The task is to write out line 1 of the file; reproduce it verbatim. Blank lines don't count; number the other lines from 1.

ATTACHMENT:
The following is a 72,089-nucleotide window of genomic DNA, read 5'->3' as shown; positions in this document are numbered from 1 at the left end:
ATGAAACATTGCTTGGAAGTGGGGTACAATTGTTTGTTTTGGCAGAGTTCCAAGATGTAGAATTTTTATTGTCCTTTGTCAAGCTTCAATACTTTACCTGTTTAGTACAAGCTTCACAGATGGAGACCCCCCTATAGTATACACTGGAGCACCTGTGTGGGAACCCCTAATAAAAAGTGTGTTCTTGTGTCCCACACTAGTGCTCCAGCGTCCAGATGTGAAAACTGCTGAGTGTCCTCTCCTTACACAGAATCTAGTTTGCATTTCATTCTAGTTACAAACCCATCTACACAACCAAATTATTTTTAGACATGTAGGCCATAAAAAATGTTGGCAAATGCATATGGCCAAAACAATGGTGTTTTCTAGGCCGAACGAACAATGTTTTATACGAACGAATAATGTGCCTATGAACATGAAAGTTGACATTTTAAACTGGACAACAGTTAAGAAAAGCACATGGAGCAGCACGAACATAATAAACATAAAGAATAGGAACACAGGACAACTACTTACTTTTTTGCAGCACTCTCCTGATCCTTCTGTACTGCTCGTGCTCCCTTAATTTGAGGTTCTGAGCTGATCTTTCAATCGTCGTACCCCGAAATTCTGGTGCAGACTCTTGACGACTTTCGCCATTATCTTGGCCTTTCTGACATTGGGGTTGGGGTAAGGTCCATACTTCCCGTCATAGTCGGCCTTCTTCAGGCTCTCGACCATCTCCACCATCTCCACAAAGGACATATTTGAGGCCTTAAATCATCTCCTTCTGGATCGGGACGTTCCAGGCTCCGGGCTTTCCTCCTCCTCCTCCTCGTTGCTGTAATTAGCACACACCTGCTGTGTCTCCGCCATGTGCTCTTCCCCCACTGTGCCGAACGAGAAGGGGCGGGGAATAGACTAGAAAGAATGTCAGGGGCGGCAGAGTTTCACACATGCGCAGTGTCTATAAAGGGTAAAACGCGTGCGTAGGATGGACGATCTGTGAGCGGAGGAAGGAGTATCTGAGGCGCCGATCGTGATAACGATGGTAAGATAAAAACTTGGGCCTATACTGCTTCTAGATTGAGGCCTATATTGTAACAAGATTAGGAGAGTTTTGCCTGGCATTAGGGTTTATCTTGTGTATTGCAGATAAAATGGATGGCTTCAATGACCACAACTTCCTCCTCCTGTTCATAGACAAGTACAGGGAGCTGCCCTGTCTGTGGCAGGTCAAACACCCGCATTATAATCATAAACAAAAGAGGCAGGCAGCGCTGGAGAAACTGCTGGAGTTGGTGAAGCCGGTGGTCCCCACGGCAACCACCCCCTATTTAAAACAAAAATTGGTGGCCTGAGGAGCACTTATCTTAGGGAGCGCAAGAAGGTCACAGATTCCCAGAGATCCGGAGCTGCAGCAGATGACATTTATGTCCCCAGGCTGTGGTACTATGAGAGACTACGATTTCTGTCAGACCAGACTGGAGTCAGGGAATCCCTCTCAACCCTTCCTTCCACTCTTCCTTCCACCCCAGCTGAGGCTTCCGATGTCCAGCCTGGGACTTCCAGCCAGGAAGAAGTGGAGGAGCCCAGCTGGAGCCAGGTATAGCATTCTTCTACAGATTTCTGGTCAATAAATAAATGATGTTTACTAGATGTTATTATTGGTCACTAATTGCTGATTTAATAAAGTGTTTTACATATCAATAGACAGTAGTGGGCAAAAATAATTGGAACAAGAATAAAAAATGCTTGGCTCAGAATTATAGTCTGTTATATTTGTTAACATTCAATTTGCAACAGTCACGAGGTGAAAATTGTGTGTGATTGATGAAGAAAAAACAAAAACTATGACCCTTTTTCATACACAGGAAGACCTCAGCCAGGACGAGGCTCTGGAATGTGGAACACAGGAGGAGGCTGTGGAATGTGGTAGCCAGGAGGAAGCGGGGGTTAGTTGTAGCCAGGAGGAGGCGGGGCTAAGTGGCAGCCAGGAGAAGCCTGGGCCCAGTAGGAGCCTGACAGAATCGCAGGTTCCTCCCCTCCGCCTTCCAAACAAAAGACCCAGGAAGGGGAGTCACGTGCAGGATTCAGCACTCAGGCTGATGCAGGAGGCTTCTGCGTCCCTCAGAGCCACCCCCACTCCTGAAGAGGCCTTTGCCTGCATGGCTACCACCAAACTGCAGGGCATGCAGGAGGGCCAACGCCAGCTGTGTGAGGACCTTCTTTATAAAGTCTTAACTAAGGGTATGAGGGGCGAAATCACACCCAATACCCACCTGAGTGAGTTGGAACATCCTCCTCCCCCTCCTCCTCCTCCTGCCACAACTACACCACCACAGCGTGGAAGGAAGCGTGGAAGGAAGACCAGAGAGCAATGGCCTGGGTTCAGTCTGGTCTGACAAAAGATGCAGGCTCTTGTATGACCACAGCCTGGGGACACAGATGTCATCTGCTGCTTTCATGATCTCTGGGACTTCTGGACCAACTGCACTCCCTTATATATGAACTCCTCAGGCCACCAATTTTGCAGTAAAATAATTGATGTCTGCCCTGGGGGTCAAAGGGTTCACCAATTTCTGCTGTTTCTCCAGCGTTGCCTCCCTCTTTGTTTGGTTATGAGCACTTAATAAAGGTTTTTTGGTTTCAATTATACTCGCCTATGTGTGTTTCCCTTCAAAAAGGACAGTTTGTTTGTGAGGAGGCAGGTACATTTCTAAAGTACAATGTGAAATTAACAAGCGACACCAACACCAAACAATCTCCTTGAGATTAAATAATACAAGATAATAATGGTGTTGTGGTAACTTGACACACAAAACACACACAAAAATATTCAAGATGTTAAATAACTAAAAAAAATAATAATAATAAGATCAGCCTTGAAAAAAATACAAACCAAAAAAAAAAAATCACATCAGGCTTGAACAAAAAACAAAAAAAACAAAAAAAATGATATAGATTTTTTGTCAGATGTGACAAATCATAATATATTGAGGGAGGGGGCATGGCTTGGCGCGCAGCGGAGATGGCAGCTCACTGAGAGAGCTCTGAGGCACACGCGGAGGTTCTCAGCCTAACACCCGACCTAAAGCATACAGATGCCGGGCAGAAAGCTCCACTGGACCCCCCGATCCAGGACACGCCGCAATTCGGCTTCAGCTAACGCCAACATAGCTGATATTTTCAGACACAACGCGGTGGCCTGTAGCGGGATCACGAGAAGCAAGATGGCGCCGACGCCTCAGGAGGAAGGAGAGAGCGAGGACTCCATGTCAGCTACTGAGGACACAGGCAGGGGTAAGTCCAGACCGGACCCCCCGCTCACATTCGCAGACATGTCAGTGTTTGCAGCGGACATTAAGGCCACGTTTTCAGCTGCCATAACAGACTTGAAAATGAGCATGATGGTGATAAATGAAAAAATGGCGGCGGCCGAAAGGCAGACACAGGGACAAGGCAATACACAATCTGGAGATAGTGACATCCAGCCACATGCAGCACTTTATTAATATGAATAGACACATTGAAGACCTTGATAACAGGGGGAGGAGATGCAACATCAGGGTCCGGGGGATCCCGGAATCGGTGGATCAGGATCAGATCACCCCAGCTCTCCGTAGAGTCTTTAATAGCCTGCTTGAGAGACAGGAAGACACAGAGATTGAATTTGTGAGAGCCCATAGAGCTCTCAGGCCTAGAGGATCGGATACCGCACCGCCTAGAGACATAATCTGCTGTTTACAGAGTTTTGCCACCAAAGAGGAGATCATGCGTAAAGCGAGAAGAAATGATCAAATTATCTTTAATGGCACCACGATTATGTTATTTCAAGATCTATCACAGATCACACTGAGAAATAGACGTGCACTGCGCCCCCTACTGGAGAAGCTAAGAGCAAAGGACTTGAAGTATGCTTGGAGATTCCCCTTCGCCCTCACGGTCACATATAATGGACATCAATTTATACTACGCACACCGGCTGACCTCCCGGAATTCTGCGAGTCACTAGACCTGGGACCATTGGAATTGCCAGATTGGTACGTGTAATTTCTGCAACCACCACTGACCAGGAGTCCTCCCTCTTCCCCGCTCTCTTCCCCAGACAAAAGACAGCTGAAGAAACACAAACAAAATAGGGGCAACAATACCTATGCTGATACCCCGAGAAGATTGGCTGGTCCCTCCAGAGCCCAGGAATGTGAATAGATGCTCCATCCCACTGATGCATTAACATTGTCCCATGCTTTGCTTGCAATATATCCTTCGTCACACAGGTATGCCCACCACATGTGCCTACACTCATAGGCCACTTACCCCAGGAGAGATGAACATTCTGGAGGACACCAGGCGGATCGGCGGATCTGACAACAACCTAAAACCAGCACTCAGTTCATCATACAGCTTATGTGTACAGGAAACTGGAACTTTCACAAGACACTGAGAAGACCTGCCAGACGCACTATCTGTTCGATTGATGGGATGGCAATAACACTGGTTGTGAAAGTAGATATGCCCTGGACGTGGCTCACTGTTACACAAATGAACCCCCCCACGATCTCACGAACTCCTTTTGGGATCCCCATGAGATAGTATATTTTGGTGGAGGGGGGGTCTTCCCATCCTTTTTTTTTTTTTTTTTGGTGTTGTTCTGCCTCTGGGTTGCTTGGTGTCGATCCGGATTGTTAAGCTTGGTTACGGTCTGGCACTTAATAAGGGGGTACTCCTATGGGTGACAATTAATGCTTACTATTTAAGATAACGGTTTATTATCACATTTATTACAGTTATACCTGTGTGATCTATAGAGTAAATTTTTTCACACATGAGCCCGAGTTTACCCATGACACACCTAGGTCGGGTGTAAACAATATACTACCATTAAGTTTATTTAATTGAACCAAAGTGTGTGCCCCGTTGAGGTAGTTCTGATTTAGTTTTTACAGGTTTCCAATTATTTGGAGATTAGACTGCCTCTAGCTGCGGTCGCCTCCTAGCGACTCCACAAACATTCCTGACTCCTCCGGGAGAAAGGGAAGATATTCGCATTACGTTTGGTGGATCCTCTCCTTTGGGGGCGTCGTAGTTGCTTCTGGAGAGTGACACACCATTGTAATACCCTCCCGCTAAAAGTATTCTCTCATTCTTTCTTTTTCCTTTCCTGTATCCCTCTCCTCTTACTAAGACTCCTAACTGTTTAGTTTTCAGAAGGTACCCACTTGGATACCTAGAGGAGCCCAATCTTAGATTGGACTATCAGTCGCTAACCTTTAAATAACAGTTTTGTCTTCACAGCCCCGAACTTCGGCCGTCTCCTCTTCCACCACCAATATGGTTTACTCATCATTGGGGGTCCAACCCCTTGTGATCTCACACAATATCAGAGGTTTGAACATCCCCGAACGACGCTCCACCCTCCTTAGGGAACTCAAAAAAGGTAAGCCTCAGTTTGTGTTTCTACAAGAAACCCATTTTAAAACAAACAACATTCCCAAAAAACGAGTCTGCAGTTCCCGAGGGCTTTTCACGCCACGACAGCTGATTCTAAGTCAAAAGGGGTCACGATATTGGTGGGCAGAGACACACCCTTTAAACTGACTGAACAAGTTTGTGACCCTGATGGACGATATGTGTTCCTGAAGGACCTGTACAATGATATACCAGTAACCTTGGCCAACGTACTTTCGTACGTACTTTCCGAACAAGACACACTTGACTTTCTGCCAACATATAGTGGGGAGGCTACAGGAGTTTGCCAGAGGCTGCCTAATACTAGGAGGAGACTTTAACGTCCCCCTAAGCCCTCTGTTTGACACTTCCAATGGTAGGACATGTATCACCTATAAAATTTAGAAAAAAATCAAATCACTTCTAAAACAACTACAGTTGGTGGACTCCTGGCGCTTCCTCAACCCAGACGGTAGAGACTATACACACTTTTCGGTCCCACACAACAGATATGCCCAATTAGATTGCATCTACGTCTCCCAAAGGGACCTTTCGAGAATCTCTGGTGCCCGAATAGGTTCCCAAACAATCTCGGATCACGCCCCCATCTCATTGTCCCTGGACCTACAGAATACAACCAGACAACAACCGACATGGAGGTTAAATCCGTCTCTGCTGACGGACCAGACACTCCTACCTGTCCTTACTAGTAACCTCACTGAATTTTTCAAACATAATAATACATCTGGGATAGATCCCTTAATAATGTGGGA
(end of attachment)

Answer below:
The following is a 72,089-nucleotide window of genomic DNA, read 5'->3' as shown; positions in this document are numbered from 1 at the left end: